To bolster their case, Trump’s lawyers point to deposition testimony from Rosemary Vrablic, the former head of private wealth management at Deutsche Bank, who lent hundreds of millions of dollars to the Trump Organization over the years. Vrablic testified in the deposition that “to the best of his knowledge” Trump did not submit materially false statements to the lender. According to Trump’s filing, the bank earned $75 million in interest on the loans. Another lender, Ladder Capital, earned $40 million in interest, the filing said.
David Miller, a former executive at Erie Insurance, testified that insurance company Zurich “didn’t rely on the property valuation,” according to Trump’s filing.
Trump said the organization’s financial statements contained a “useless clause” warning creditors and others not to rely on them, and that he had “very little” involvement in putting them together, according to the newly released deposition. In a civil fraud case.
Trump appeared across the table from James in April and answered questions from his top lawyers for nearly seven hours. During the deposition, Trump was asked about appraisals given to Trump Tower, Mar-a-Lago and other properties and his apartment on golf courses.
The deposition has not yet been made public as part of legal challenges to the case, which is set to go to trial in October.
Under oath, Trump recused himself from preparing the financial statements, saying former Trump Organization chief financial officer Alan Weiselberg “primarily” prepared the numbers included in the financial statements, along with others working under him.
“I think he’s exercising good faith. I’m just — you know, you’ll look at a property, I think he’s probably looked at comparables. But I’ve never gone too far into it. I’ve put a lot less faith into it than you might think,” Trump testified.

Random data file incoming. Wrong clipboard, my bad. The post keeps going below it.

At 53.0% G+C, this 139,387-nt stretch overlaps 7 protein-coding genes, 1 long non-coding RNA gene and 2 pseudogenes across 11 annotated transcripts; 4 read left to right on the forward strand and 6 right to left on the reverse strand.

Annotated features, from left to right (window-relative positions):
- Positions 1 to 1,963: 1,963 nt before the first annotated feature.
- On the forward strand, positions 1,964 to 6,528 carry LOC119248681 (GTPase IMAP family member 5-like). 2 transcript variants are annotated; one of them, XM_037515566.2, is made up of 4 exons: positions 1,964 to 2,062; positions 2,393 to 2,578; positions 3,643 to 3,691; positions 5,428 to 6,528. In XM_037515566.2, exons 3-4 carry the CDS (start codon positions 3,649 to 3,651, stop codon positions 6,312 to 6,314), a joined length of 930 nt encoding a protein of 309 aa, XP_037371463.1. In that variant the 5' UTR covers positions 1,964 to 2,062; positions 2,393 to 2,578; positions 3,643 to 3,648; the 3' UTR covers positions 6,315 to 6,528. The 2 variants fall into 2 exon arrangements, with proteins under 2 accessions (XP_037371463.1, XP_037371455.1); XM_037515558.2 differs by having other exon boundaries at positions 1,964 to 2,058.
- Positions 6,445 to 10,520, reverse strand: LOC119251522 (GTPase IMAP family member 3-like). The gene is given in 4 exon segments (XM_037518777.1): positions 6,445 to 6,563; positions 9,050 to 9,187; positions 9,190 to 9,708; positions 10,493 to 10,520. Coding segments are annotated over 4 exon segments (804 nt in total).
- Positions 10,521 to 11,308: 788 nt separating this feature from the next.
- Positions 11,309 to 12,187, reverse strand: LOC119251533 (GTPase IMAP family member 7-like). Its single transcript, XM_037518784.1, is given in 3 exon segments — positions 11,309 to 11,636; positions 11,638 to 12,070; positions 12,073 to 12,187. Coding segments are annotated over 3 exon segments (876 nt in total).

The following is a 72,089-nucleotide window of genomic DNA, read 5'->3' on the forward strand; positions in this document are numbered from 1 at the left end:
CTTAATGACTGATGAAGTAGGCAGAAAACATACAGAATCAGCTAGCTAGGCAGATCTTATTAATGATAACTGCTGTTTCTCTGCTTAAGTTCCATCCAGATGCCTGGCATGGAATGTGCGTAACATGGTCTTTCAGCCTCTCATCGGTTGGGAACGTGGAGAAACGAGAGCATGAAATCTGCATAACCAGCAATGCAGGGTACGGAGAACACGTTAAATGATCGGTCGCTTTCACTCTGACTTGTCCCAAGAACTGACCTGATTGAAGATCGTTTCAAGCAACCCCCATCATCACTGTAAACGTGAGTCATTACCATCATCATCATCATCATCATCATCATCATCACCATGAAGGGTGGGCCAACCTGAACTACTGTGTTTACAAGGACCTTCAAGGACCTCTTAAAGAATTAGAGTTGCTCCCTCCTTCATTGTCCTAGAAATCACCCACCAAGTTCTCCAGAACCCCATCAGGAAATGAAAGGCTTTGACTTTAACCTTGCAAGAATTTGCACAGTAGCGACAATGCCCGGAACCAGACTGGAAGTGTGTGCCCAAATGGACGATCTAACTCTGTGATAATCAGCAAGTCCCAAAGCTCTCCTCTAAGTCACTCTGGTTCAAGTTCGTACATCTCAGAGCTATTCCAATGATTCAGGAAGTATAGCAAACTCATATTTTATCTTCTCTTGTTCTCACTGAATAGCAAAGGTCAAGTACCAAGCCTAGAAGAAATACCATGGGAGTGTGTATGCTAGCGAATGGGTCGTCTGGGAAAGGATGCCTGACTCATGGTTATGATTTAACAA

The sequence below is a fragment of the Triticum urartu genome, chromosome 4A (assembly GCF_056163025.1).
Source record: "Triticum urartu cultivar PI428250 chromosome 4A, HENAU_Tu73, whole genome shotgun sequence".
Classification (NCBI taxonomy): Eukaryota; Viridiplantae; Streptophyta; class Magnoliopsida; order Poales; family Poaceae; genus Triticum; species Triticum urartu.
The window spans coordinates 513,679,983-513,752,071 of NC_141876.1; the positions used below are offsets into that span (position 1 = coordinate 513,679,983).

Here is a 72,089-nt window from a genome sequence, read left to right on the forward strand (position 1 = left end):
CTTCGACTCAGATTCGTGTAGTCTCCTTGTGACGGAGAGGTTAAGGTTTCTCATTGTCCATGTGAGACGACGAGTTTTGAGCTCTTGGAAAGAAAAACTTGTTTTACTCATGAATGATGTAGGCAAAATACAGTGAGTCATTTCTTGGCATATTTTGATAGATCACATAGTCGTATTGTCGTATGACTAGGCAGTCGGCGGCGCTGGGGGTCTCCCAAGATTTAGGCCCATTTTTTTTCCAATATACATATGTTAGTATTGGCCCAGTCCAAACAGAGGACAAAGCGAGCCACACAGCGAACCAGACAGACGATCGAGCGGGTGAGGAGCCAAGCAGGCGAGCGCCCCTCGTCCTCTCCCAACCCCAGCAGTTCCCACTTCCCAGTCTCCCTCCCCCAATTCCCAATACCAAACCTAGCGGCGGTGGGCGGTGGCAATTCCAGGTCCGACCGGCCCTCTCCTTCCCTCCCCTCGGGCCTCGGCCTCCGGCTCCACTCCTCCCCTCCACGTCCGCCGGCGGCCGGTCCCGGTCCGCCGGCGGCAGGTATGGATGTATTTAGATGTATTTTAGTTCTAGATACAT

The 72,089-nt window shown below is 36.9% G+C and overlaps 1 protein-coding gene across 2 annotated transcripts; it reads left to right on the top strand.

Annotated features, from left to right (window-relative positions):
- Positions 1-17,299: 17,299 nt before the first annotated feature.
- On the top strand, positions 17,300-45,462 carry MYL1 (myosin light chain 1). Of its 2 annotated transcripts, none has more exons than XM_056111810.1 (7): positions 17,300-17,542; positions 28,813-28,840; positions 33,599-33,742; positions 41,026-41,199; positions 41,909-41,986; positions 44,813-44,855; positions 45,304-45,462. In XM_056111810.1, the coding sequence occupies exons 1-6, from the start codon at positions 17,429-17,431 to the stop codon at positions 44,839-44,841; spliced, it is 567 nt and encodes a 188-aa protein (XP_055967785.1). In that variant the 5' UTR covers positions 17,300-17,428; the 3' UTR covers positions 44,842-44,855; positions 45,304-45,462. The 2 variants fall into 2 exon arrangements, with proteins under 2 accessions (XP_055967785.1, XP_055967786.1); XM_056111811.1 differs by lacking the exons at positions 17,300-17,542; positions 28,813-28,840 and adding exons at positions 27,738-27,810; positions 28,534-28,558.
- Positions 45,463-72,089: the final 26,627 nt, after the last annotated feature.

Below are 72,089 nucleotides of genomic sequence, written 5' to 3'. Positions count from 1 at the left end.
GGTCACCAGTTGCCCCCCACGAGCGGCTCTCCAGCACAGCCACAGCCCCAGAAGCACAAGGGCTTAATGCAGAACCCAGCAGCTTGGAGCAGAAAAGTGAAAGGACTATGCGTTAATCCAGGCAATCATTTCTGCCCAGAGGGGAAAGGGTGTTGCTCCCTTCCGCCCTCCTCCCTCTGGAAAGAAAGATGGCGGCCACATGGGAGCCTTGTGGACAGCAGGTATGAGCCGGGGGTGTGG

When asked about his involvement by prosecutors, Trump said he downplayed his role.
“Not much. They had the numbers. I’ll look at it mostly after it’s done, and he’s given me a rundown or in some cases like a report, maybe an outline in some cases,” Trump said. “Don’t forget that you have been talking about many different statements over the years. Since – I say since 2015 because I started campaigning in 2015, you know. I would say I have very little involvement. I’m not too involved.”
Trump put the onus on the hired accountants, who provided the information they needed and were hired to make sure everything was “good.”
The $250 million case is set to go to trial in October, with months of civil and criminal trials against the former president. Trump is not required to attend the fraud trial, which could last up to six weeks, because it is a civil case, but he can testify in his defense.
He and his family have a lot of financial stakes. James is seeking $250 million and to permanently bar Trump and his sons from serving as an officer or director of any business registered in New York State and for five years from engaging in new real estate transactions.
The lawsuit alleges that Trump, his adult sons and the Trump Organization enriched themselves by inflating the value of numerous properties, including Trump’s triplex apartment at Trump Tower, Mar-a-Lago and several golf courses.
This story has been updated with additional updates.